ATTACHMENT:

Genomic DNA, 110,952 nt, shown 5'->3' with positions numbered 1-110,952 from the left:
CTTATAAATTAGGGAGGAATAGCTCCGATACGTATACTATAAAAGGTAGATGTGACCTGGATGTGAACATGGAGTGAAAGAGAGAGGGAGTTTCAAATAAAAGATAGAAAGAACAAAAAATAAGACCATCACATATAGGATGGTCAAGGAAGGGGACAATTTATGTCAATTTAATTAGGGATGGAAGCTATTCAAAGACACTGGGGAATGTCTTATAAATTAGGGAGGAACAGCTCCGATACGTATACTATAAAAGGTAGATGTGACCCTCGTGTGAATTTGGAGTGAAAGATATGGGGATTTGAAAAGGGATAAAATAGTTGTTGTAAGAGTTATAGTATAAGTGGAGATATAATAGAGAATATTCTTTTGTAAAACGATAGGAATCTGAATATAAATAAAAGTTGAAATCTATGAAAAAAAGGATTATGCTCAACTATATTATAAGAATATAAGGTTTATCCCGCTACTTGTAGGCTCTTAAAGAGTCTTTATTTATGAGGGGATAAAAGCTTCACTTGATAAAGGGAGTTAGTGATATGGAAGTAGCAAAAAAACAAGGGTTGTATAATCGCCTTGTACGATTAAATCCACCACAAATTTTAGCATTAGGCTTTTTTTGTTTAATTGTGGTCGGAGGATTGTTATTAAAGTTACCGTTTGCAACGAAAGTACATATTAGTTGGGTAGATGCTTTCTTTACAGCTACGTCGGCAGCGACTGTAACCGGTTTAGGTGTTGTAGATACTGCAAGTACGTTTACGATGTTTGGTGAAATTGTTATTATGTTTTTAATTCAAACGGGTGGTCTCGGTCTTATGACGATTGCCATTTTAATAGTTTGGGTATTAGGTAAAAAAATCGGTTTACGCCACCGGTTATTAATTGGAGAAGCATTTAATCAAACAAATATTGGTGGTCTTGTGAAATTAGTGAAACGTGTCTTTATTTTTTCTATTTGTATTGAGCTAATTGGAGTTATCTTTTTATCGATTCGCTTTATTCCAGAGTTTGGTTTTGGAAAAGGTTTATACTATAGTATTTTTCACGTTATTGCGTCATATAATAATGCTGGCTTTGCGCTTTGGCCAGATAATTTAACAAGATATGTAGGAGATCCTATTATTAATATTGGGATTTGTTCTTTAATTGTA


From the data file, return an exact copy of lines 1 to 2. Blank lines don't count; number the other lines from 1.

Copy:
Genomic DNA, 110,952 nt, shown 5'->3' with positions numbered 1-110,952 from the left:
CTTATAAATTAGGGAGGAATAGCTCCGATACGTATACTATAAAAGGTAGATGTGACCTGGATGTGAACATGGAGTGAAAGAGAGAGGGAGTTTCAAATAAAAGATAGAAAGAACAAAAAATAAGACCATCACATATAGGATGGTCAAGGAAGGGGACAATTTATGTCAATTTAATTAGGGATGGAAGCTATTCAAAGACACTGGGGAATGTCTTATAAATTAGGGAGGAACAGCTCCGATACGTATACTATAAAAGGTAGATGTGACCCTCGTGTGAATTTGGAGTGAAAGATATGGGGATTTGAAAAGGGATAAAATAGTTGTTGTAAGAGTTATAGTATAAGTGGAGATATAATAGAGAATATTCTTTTGTAAAACGATAGGAATCTGAATATAAATAAAAGTTGAAATCTATGAAAAAAAGGATTATGCTCAACTATATTATAAGAATATAAGGTTTATCCCGCTACTTGTAGGCTCTTAAAGAGTCTTTATTTATGAGGGGATAAAAGCTTCACTTGATAAAGGGAGTTAGTGATATGGAAGTAGCAAAAAAACAAGGGTTGTATAATCGCCTTGTACGATTAAATCCACCACAAATTTTAGCATTAGGCTTTTTTTGTTTAATTGTGGTCGGAGGATTGTTATTAAAGTTACCGTTTGCAACGAAAGTACATATTAGTTGGGTAGATGCTTTCTTTACAGCTACGTCGGCAGCGACTGTAACCGGTTTAGGTGTTGTAGATACTGCAAGTACGTTTACGATGTTTGGTGAAATTGTTATTATGTTTTTAATTCAAACGGGTGGTCTCGGTCTTATGACGATTGCCATTTTAATAGTTTGGGTATTAGGTAAAAAAATCGGTTTACGCCACCGGTTATTAATTGGAGAAGCATTTAATCAAACAAATATTGGTGGTCTTGTGAAATTAGTGAAACGTGTCTTTATTTTTTCTATTTGTATTGAGCTAATTGGAGTTATCTTTTTATCGATTCGCTTTATTCCAGAGTTTGGTTTTGGAAAAGGTTTATACTATAGTATTTTTCACGTTATTGCGTCATATAATAATGCTGGCTTTGCGCTTTGGCCAGATAATTTAACAAGATATGTAGGAGATCCTATTATTAATATTGGGATTTGTTCTTTAATTGTA